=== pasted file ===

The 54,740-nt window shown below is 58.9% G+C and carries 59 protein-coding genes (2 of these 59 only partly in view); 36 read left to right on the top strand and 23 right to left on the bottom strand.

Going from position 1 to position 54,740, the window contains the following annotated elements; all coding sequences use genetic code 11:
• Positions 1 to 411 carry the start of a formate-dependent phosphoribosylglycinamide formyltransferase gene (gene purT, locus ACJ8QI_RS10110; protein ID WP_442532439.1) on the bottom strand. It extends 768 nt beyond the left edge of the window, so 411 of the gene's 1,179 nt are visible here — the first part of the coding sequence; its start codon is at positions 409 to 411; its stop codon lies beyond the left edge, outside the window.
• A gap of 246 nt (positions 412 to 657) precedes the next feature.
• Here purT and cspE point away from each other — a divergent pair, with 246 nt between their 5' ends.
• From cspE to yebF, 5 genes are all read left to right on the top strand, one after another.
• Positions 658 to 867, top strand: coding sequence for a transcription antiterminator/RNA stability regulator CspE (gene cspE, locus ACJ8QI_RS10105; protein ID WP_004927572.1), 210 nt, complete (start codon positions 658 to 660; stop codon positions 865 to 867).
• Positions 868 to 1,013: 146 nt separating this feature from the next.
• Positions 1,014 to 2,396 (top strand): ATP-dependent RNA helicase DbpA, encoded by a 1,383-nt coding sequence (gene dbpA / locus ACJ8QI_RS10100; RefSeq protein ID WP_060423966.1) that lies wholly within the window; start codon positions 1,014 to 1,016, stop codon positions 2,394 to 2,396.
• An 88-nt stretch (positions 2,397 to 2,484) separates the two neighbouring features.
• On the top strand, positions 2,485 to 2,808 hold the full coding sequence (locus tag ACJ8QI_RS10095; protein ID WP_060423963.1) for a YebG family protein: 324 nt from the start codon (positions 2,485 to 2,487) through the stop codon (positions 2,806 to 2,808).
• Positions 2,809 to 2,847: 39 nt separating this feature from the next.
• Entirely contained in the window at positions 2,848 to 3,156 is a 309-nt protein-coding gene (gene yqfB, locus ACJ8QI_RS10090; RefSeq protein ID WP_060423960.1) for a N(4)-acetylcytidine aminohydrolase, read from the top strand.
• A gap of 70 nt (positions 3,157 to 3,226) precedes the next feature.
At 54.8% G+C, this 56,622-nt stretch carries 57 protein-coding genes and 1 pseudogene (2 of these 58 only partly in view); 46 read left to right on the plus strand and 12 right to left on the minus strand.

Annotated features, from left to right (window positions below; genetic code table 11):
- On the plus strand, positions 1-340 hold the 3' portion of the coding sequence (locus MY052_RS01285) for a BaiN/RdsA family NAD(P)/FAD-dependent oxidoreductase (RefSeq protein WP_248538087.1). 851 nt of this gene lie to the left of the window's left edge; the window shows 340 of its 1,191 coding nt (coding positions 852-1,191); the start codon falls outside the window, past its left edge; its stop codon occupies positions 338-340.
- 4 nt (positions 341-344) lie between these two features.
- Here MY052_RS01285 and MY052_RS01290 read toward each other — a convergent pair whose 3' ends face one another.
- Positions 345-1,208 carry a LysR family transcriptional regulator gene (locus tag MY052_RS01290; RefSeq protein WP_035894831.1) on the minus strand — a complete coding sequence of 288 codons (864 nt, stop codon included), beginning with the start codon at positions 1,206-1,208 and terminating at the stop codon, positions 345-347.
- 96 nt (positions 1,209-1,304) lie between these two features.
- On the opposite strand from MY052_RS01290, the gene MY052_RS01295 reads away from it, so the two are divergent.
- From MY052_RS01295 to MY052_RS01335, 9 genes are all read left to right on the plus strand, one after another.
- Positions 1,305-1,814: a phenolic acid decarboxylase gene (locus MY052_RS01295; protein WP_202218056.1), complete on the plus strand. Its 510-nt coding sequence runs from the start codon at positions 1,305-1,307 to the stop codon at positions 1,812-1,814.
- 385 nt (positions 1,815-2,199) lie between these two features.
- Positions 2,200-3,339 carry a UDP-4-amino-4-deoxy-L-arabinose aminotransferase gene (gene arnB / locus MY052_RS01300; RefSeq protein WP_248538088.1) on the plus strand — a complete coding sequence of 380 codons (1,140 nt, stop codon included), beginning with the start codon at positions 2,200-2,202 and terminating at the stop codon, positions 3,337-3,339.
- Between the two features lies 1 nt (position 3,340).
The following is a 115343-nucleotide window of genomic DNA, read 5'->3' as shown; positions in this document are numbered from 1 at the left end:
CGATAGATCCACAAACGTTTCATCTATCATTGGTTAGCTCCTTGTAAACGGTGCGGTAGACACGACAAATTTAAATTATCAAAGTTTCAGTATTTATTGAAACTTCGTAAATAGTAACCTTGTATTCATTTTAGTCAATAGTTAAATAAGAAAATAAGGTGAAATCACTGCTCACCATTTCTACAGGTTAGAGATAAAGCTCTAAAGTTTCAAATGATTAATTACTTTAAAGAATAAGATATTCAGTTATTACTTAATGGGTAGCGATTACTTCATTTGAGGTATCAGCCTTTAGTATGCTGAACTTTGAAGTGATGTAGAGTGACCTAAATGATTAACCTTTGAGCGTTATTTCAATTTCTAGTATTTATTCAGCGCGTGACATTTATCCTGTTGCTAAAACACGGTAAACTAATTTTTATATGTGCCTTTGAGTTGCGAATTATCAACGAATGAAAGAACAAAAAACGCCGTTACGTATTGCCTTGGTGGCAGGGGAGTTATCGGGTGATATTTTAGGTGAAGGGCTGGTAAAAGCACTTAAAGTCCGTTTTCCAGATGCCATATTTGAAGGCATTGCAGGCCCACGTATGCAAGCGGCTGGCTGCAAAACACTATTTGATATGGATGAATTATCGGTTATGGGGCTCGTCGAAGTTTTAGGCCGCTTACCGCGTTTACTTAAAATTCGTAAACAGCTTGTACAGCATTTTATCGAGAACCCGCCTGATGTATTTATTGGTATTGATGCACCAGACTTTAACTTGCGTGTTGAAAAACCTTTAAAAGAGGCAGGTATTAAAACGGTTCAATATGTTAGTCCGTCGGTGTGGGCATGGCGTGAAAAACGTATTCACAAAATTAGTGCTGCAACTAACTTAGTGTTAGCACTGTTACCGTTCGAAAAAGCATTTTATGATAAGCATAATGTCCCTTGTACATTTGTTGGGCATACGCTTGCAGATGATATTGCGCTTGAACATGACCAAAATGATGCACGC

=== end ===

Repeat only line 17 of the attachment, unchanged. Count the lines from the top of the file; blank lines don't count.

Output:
- On the plus strand, positions 1-340 hold the 3' portion of the coding sequence (locus MY052_RS01285) for a BaiN/RdsA family NAD(P)/FAD-dependent oxidoreductase (RefSeq protein WP_248538087.1). 851 nt of this gene lie to the left of the window's left edge; the window shows 340 of its 1,191 coding nt (coding positions 852-1,191); the start codon falls outside the window, past its left edge; its stop codon occupies positions 338-340.